By STEVE HATHCOCK
Special to the PRESS
The trip onto the flat area proved to be short lived. Bill circled around and headed towards the edge of a line of dunes. Now, I could see what had attracted his attention. There, half buried in the muck, lay an ancient weathered beam. The butt end of it showed a most intricate pattern created where the soft wood — during the tree’s life cycle — had decayed, leaving the hard wood behind. Its blackened, sun-bleached surface spoke of antiquity. At some time, in the distant past, a perfectly round hole had been bored into the beam.
That last fact had set up an almost unbearable tickling sensation in my mind. You know the kind. When you find something, but you are not quite sure what it is that caught your eye. But instinctually, you know that it’s gotta be something great.
My mind raced with possibilities as Bill slowed the little quad wheeler.
I have read how 16th century shipwrights laid down the keel, or the backbone, known as a “quilla,” of a Spanish galleon first. Then the stem and sternpost were joined using wooden pegs carved from the roots of trees whose timber would comprise the balance of the wood used in building the craft.
After the ribs were laid down, the planks would be attached with hand forged brass nails. Smaller brass tacks served a variety of purposes. Bigger brass spikes of various sizes were hammered deep into the beams, providing solid support for decking and permanent fixtures. Would brass that ancient, glint under the sun of the distant future as brightly as it had on the day the old ship was launched?
Bill, who was first off the little vehicle, reached down and grabbed the exposed end of the timber. He easily snatched the piece of wood loose from the sand. “It looks like an old railroad tie,” Bill said as he handed the find to me.
The spike in it was vintage alright and more than likely, it came from the post-Civil War era narrow gauge rail that carried the train from Brownsville. The tracks, laid down around 1867, followed the river east a ways before curving past Whites Ranch, scene of the last battle of the Civil War. From there, the grade of the tracks would have been slight. The little train could have coasted the few remaining miles across the vast mudflats and thorny things that thrive quite nicely on brackish water and scorching sun.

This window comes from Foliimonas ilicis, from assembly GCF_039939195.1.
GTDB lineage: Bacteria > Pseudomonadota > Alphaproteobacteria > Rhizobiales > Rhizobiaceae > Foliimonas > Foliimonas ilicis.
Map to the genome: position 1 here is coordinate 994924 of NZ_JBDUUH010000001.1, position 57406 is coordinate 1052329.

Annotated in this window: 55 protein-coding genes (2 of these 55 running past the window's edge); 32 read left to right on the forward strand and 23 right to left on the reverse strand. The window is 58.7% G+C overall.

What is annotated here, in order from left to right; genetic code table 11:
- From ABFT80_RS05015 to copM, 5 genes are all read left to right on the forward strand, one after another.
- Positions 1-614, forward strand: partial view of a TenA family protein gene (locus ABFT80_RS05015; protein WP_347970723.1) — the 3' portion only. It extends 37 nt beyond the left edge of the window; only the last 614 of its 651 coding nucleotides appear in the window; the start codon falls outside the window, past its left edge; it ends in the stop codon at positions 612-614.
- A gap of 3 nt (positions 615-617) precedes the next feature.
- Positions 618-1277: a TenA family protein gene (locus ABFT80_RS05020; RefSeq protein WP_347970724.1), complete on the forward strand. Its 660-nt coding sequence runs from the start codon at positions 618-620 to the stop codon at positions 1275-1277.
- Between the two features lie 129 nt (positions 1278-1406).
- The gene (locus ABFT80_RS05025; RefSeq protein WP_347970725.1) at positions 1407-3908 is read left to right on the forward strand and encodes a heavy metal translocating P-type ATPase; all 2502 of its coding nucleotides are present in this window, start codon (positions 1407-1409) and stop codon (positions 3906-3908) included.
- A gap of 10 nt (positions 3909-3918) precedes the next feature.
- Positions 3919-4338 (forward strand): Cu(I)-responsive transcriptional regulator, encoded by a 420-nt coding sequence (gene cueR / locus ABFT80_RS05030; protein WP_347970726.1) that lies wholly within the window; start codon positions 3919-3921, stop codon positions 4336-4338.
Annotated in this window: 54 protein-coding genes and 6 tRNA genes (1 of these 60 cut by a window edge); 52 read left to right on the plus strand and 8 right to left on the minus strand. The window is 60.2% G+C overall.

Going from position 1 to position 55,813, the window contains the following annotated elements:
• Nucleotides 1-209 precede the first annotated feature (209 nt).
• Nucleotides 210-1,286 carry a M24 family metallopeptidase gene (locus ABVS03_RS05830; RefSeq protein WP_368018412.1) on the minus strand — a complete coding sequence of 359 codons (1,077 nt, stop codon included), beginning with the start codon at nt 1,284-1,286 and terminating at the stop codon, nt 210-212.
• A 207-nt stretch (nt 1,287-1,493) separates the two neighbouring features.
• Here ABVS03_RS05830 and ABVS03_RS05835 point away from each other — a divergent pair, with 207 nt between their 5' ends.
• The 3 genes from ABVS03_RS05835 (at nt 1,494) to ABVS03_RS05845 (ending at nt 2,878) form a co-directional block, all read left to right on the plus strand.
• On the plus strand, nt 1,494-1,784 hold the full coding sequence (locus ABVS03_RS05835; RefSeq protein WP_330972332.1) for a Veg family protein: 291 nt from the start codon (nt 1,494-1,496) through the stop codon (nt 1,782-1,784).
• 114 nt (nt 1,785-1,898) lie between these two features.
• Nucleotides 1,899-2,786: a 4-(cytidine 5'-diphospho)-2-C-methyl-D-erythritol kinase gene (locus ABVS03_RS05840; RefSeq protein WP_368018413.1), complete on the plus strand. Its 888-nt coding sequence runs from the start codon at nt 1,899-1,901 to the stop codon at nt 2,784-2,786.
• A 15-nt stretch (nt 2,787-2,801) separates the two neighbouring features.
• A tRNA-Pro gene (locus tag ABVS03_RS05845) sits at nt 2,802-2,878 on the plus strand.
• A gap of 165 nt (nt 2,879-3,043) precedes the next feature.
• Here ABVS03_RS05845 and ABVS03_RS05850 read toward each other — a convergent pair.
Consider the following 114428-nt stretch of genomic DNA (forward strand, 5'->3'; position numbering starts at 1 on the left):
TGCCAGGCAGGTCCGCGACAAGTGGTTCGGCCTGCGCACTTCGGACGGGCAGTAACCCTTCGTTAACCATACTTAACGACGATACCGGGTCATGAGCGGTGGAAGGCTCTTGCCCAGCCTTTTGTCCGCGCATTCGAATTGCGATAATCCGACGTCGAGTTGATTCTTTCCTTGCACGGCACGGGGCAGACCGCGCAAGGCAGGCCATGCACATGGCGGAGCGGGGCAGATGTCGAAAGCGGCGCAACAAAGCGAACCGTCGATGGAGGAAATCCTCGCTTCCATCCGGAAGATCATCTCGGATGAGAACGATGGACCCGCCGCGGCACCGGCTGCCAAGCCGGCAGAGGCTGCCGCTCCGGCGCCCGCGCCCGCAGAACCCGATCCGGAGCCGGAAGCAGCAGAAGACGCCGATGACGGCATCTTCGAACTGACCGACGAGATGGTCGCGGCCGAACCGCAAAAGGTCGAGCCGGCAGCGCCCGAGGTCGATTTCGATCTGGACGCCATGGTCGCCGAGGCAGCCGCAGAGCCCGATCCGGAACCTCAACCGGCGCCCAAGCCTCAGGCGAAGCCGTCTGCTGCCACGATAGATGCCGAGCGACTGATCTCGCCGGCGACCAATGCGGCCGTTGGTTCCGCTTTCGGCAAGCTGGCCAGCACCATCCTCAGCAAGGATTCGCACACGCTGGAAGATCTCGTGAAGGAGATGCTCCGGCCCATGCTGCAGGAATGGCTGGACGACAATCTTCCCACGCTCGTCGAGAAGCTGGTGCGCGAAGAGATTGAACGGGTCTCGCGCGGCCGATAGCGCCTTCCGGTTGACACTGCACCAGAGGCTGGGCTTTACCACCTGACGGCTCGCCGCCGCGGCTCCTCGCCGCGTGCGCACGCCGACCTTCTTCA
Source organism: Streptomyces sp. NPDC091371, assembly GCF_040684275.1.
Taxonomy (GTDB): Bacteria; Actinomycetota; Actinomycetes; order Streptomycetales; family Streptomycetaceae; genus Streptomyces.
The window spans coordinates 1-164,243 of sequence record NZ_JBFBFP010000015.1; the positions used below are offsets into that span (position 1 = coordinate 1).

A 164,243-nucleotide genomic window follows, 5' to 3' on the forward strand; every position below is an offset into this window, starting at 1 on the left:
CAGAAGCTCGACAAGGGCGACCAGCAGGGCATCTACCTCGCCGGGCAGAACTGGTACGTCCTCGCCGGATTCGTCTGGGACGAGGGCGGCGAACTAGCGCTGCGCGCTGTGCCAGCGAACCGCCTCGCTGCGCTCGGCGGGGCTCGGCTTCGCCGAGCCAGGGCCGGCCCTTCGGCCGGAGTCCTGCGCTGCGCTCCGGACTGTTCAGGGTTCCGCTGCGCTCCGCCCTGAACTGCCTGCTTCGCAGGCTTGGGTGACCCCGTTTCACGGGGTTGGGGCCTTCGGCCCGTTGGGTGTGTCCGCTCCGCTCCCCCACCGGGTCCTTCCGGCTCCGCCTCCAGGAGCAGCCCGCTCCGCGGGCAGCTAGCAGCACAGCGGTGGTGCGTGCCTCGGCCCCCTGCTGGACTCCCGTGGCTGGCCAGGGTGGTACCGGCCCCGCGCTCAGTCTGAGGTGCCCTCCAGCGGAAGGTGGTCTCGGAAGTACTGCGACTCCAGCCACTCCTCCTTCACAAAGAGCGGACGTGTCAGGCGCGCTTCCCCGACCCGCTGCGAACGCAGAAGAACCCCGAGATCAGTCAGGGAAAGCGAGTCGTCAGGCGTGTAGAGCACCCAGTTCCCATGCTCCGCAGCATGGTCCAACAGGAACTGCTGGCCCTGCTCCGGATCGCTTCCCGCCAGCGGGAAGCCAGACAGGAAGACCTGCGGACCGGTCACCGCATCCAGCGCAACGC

In my mind’s eye, I imagined myself standing atop the trestle looking back towards Brazos when it was an Island separated from the mainland by a wide shallow body of water known as Boca Chica, which in Spanish means “small mouth.” The depth of the water, which ranged from several inches to three or four feet, was directly affected by the rhythm of the tide.
On May 28th, 1860, Lt. Alvan Gillem wrote, “Brazos is an island, separated from the mainland by a strait about 4 miles wide at the eastern extremity and decreasing in width to the western extremity and decreasing in width to the island where it is called ‘Boca Chica’ and is from 100 to 150 yards wide varying with the tide and prevailing direction of the wind.”
In October 1868, a dam was built across the narrow part where it was only about 150-200 yards wide depending on the tide and direction of the prevailing wind. The idea was to redirect the flow of water from Boca Chica to Brazos Pass. Hopefully, the stronger flow through the pass would scour the bottom and deepen the channel.
The plan worked. In a letter dated October 14, 1868 and addressed to The Quarter Master Generals Office in Washington D.C., an agent of the Morgan Lines wrote the following: “A week ago there was scarcely five feet depth of water on the bar, entirely preventing the passage of our steamers. The first norther of the season came in and in 48 hours the stormy entrance currents created by the same have increased the depth to ten feet which is quite 2 feet more than our steamers have found in number of years.”
In fact, the only other time the water reached such a depth was during the Civil War when the Union troops built such a dam, which was also used as a bridge for the soldiers to cross the Boca Chica. Eventually, they destroyed it to prevent the Confederates from using it in an attack.
Three years later, Phil Sheridan built his railroad along the same route.
Finding this ancient artifact gave us a general idea of where we were in relation to the location of those U.S. Army encampments I had once seen on a 135-year-old map. Overhead, a gull laughed; so did we. Maybe we were on the right side of the tracks after all!
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